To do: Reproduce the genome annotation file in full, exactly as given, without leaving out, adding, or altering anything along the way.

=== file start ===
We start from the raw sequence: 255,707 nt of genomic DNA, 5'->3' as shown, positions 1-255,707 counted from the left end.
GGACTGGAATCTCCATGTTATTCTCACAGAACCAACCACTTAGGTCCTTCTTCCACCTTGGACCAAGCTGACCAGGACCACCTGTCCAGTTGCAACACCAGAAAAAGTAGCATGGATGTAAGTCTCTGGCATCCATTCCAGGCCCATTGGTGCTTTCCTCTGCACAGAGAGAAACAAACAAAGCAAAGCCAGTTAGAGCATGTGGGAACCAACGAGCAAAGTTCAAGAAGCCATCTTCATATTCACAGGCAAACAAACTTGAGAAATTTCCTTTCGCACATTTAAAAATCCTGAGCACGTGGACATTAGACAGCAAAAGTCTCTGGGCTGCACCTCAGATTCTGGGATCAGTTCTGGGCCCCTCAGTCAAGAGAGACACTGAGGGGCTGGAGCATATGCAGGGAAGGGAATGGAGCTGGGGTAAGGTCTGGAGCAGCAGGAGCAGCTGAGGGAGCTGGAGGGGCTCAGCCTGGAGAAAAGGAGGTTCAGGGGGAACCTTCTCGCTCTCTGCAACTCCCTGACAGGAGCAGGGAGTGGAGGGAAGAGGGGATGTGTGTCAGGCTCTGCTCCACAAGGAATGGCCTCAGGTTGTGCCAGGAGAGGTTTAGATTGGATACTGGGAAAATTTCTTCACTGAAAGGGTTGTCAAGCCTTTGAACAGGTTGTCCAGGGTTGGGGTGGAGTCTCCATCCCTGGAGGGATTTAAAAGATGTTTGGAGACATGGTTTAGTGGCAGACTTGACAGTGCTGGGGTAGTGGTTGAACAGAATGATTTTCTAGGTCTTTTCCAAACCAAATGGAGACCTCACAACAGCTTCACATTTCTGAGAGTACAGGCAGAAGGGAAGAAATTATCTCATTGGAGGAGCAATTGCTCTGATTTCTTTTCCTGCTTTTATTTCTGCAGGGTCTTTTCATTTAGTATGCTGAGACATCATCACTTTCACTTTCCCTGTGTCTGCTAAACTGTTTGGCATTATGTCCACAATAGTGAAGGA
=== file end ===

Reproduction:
We start from the raw sequence: 255,707 nt of genomic DNA, 5'->3' as shown, positions 1-255,707 counted from the left end.
GGACTGGAATCTCCATGTTATTCTCACAGAACCAACCACTTAGGTCCTTCTTCCACCTTGGACCAAGCTGACCAGGACCACCTGTCCAGTTGCAACACCAGAAAAAGTAGCATGGATGTAAGTCTCTGGCATCCATTCCAGGCCCATTGGTGCTTTCCTCTGCACAGAGAGAAACAAACAAAGCAAAGCCAGTTAGAGCATGTGGGAACCAACGAGCAAAGTTCAAGAAGCCATCTTCATATTCACAGGCAAACAAACTTGAGAAATTTCCTTTCGCACATTTAAAAATCCTGAGCACGTGGACATTAGACAGCAAAAGTCTCTGGGCTGCACCTCAGATTCTGGGATCAGTTCTGGGCCCCTCAGTCAAGAGAGACACTGAGGGGCTGGAGCATATGCAGGGAAGGGAATGGAGCTGGGGTAAGGTCTGGAGCAGCAGGAGCAGCTGAGGGAGCTGGAGGGGCTCAGCCTGGAGAAAAGGAGGTTCAGGGGGAACCTTCTCGCTCTCTGCAACTCCCTGACAGGAGCAGGGAGTGGAGGGAAGAGGGGATGTGTGTCAGGCTCTGCTCCACAAGGAATGGCCTCAGGTTGTGCCAGGAGAGGTTTAGATTGGATACTGGGAAAATTTCTTCACTGAAAGGGTTGTCAAGCCTTTGAACAGGTTGTCCAGGGTTGGGGTGGAGTCTCCATCCCTGGAGGGATTTAAAAGATGTTTGGAGACATGGTTTAGTGGCAGACTTGACAGTGCTGGGGTAGTGGTTGAACAGAATGATTTTCTAGGTCTTTTCCAAACCAAATGGAGACCTCACAACAGCTTCACATTTCTGAGAGTACAGGCAGAAGGGAAGAAATTATCTCATTGGAGGAGCAATTGCTCTGATTTCTTTTCCTGCTTTTATTTCTGCAGGGTCTTTTCATTTAGTATGCTGAGACATCATCACTTTCACTTTCCCTGTGTCTGCTAAACTGTTTGGCATTATGTCCACAATAGTGAAGGA